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New library plans take step forward with development of business plan

Will be presented to council in January

Plans for a new library main branch will take a serious step forward over the next four months with the creation of a business plan for a new library.

The Guelph Public Library board has hired consulting firm KPMG to help develop the business plan, the next step in getting a new library included in the redevelopment of the Baker Street parking lot.

Request for proposals for that massive project are going out in October and will include some loose parameters for a new library, but with the understanding that a new library is part of the Baker Street plans.

The business plan will include everything from proposed size, design needs, forecasting demand over the next 15 years, programming, amenities and open space.

It will also look at the possibility of adding a second building at the current main branch, building a new library on the existing site or even expanding and remodelling the existing main library.

The process started in early September.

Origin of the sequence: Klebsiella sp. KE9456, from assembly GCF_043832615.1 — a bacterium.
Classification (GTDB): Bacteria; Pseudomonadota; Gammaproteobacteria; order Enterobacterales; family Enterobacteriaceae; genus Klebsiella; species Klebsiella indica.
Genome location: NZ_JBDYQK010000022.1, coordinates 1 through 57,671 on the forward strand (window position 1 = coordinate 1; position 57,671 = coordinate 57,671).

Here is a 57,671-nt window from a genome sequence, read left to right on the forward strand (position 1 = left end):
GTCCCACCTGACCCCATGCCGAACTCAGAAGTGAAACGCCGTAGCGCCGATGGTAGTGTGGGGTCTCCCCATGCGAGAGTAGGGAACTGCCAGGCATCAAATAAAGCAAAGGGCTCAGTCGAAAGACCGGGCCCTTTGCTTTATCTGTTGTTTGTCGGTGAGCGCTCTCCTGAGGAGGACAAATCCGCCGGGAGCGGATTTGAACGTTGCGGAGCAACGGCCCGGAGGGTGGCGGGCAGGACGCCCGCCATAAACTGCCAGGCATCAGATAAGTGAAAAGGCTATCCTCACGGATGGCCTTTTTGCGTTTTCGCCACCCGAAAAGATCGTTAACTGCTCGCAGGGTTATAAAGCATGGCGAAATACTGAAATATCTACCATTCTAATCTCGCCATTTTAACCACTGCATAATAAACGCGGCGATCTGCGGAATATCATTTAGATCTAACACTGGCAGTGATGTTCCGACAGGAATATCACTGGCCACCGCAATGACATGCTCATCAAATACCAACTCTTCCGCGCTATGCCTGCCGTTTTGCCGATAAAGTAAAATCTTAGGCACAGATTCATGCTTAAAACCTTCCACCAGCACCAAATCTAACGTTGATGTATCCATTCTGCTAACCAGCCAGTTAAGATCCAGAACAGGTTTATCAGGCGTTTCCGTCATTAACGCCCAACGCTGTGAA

KPMG’s Bruce Peever made a presentation to Guelph City Council on Monday night.

The business plan will not get into detailed pricing – that will come at the design stage – but “we will be giving you a pricing range,” Peever told council.

“We have to consider City Council to be the banker,” Peever said in a back and forth with councillor Phil Allt.

“We’re the banker, not the designer?” Allt said.

“Yes,” Peever said.

Mayor Cam Guthrie praised the library board, city staff and council for taking a “get it right, not rushed,” approach.

The Mayor also stated that “both the banker and the investor are the taxpayers of Guelph.”

The library business plan is expected to be delivered to council in January.

The development of the business plan will include public input via a town hall meeting, council heard.

Councillor Cathy Downer brought up the social benefits of a library and if the business plan would address that.

“Are you going to be able to quantify social benefits of a public library?” she asked Peever.

He replied that the business plan would be focusing more on the numbers.

“Trying to get into quantifying social benefit isn’t going to get very far,” Peever said.

Library CEO Steve Kraft would be gathering some research on the social benefits of libraries to be part of the eventual case presented to council.